Unisa crumbles in Orr case

Unisa staged a thorough retreat on Thursday when it accepted a settlement offer from former employee Margaret Orr that it had turned down the day before.

Orr’s victory in this week’s Labour Court case followed one two years ago when she took the university’s then-chairperson of council, McCaps Motimele, to court over alleged sexual harassment.

The matter was settled out of court for R150 000.

Orr argued in the Labour Court this week that Unisa, in its capacity as Motimele’s employer, failed to protect her or discipline Motimele in any way. This “rendered [Orr’s] continued employment with [Unisa] intolerable”. Her case against Unisa for constructive dismissal began on Monday, with Orr demanding R720 000 in damages and a public apology.

On Monday, Unisa entered a last-minute plea amendment, asking the court to dismiss Orr’s application on the grounds of the earlier settlement in the sexual harassment case. On Wednesday, with Judge Ellem Francis still to rule on Unisa’s plea, Orr offered a settlement that Unisa rejected. Judge Francis then rejected Unisa’s plea.


“The sticking point on my settlement offer was their refusal to make a contribution towards my legal costs,” Orr told the Mail & Guardian. “Ironically, within 20 minutes of their refusing the settlement, the judge ruled against them.” Unisa was ordered to pay Orr’s legal costs in opposing the university’s plea.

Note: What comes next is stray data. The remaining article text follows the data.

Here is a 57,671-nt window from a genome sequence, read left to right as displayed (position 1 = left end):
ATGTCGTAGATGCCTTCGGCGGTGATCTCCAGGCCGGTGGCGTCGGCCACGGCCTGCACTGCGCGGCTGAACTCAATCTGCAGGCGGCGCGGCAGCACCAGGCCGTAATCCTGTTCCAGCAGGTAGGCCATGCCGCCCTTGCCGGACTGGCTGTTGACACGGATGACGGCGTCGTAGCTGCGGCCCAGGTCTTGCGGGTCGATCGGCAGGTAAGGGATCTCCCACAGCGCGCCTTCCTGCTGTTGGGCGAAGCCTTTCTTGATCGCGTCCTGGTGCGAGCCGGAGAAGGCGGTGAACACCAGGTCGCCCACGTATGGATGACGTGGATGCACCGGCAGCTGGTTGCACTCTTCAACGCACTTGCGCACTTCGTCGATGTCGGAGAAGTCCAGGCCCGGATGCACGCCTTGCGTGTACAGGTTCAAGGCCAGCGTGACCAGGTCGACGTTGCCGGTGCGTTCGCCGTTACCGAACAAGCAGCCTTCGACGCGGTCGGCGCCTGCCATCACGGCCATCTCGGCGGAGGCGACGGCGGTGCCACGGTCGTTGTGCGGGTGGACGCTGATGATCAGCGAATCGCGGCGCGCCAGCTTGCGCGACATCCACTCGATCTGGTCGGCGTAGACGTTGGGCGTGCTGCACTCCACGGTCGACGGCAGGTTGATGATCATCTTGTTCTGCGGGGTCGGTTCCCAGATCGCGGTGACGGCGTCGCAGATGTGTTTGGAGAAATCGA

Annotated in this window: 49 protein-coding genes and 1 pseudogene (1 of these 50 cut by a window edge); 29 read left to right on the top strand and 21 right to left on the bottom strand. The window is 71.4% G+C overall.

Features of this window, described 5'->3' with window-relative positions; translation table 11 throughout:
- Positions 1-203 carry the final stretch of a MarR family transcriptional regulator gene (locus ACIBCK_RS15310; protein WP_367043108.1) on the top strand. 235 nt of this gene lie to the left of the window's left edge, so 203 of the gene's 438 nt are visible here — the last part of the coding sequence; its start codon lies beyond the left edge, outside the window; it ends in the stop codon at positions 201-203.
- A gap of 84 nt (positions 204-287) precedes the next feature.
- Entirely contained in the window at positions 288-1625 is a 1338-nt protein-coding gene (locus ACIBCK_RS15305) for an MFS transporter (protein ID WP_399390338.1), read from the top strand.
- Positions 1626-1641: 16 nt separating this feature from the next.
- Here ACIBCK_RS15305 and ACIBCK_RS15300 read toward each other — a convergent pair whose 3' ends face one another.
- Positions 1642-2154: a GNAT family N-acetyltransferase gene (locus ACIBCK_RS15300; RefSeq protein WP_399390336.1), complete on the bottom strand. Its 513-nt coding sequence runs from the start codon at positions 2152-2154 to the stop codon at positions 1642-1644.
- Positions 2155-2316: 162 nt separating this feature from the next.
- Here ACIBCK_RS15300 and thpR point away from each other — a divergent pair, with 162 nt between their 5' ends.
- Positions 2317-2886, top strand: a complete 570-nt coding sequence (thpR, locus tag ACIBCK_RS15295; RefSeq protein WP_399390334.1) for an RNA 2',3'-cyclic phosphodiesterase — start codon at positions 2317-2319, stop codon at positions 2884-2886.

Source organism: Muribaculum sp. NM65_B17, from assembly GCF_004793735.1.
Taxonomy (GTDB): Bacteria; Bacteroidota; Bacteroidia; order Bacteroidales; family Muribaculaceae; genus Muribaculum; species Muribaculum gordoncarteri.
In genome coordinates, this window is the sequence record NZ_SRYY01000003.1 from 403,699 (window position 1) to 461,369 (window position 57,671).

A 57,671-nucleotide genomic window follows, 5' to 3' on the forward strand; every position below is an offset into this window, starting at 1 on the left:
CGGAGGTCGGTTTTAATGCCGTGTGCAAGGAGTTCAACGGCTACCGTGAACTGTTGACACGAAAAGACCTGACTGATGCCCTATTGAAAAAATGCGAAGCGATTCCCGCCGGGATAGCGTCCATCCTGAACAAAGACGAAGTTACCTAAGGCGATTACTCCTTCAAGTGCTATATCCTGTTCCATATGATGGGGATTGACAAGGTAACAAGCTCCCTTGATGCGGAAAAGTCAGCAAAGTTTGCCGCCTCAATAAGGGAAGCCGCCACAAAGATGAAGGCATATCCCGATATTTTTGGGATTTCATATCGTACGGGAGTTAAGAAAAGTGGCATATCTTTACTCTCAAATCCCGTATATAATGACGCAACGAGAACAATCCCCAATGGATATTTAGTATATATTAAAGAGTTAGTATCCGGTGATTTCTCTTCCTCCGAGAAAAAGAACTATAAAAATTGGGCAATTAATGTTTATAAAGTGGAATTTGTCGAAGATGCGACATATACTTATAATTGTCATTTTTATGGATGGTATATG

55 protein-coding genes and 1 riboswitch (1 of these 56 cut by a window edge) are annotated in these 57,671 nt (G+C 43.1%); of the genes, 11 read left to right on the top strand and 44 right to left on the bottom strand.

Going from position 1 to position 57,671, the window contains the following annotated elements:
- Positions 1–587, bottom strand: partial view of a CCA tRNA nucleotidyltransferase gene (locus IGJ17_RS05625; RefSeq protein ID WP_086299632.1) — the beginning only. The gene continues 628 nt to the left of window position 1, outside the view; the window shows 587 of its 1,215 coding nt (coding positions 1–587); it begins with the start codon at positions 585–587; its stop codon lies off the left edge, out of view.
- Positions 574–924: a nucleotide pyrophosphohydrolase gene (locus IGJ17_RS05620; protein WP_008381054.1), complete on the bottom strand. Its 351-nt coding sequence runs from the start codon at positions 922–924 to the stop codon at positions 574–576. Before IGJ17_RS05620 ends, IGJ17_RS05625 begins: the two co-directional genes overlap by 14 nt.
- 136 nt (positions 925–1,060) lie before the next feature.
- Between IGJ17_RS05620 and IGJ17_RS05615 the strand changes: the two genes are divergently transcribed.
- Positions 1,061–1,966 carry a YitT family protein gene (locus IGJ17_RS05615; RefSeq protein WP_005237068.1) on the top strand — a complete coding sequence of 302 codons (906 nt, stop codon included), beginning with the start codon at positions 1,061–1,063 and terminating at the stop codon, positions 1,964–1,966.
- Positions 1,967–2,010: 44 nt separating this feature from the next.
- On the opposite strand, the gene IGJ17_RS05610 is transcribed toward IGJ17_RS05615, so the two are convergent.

But on Thursday, Unisa accepted Orr’s offer. The settlement obliges Unisa to apologise unreservedly for “the personal and professional damage caused to [Orr] by the incidents of 2000”.

Another term of the settlement is that Unisa make its Sexual Harassment Policy a “living document”. The university agrees to develop a code of conduct for council members, which includes a process for dealing with any grievances against members.

The university has also agreed to invest R500 000 in a bursary fund for black female students, to be called the Margaret Orr Women’s Empowerment Award. Orr is to play a vital role on the committee that decides the criteria for successful bursary applicants.

Unisa agreed to contribute R430 000 towards Orr’s overall legal costs, including those incurred during the plea amendment hearing.

Orr had alleged that Motimele’s harassment of her began early in 2000, and that her attempts to use formal Unisa channels to protect herself failed.

In December 2000, Orr resigned from Unisa, where she was a professor, a member of Unisa’s council, senate and Institutional forum, the chairperson of the Academic and Professional Staff Association, and the coordinator of the job evaluation and performance appraisal project.

On Thursday a triumphant Orr said she finally feels able to get on with her life. “I am jubilant. Four years of legal wrangling during which I could have been writing a great South African novel are finally over.”

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